Callum Ilott of Juncos Hollinger Racing was second in the final session at 1:38.8404 (111.707 mph) in the No. 77 Chevrolet. Rookie Marcus Armstrong of New Zealand was third at 1:38.8049 (111.707 mph) in the No. 11 Honda for Chip Ganassi Racing. Alex Palou of Chip Ganassi Racing was fourth at 1:38.8718 (111.672 mph) in the No. 10. Defending NTT IndyCar Series champion Will Power of Team Penske rounded out the top five at 1:38.9341 (111.602 mph) in the No. 12 Chevrolet.

Ericsson was the fastest in combined times followed by Rahal Letterman Lanigan Racing’s Christian Lundgaard at 1:38.5682 in the No. 45 Honda, Kirkwood, Ilott and Armstrong. Positions 3-5 speeds were from the final practice session on Friday.

Indycar Series Test - Day 1
With members’ houses in the background, Romain Grosjean navigates the turns of The Thermal Club in his No. 28 Dallara-Honda (Matthew Ashton – AMA/Getty Images).

Drivers didn’t know what to expect before hitting the track. After the two-day test was over, NBC Sports asked several drivers what they learned from The Thermal Club.

“I think it’s a first-class facility, no doubt,” two-time NTT IndyCar Series champion Josef Newgarden of Team Penske said. “I think the entire facility here at Thermal really rolled out the red carpet for us. They did a tremendous job.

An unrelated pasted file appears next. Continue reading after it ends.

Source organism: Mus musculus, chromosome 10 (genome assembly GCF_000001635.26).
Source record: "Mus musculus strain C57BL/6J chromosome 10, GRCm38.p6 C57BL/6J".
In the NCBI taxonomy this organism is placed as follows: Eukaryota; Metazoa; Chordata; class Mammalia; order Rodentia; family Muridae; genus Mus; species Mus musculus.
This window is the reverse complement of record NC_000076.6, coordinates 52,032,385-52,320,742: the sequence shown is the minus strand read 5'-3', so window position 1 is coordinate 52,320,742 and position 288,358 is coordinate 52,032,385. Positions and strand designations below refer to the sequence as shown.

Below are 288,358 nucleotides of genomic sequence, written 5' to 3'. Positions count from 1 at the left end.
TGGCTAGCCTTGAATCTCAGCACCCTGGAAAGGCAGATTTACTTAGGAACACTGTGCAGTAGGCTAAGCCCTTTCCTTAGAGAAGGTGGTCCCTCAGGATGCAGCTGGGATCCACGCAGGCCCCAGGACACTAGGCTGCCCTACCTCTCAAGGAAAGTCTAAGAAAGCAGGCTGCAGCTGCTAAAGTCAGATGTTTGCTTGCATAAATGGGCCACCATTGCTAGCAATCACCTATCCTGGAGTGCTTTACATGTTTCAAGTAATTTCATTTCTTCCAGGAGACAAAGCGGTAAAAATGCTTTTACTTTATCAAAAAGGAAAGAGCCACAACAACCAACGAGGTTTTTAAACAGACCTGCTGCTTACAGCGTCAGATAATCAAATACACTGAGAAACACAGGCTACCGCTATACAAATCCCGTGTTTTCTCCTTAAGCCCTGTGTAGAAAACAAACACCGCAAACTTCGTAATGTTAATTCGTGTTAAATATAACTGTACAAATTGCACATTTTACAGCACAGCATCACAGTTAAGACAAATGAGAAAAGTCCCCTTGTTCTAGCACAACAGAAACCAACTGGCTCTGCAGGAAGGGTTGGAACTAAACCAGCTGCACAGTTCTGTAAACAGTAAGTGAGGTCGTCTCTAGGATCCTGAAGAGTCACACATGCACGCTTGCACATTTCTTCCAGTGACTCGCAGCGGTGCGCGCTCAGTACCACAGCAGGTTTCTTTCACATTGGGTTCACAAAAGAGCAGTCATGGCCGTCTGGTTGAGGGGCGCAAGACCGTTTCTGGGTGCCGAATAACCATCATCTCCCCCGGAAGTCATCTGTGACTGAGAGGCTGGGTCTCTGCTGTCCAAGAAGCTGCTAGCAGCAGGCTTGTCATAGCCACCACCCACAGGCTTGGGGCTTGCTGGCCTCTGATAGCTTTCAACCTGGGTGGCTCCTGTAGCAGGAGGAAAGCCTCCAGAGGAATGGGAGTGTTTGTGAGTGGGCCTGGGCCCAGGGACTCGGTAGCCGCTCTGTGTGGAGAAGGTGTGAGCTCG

“It was a fairly flawless test, I would say, for two days. I think the great thing about this was we had a two-day test, which was fantastic. You got to have this warmup; this preseason build. That was the biggest positive for me, is that we were here, we were running cars. It was a great facility to do it at.

IndyCar Thermal Club test
Josef Newgarden said his No. 2 team (which has a new lead engineer) used The Thermal Club test as an opportunity for building cohesion (Matthew Ashton – AMA/Getty Images).
Indycar Series Test - Day 2
Josef Newgarden (Matthew Ashton – AMA/Getty Images).

“I think the track was a lot more fun than we anticipated. It was challenging, definitely technical. I don’t know how relevant it is. For us, it wasn’t really relevant to anywhere we’re going, but that’s OK.”

But even though the track has no sector particularly similar to any road or street course on the schedule, there still were benefits.

“In a lot of ways, it is relevant,” Newgarden said. “For us it was relevant for building the team up, trying to work in a competitive environment, be competitive together. That’s everything. So regardless of is the setup going to apply to a certain track or another, (it) doesn’t really matter.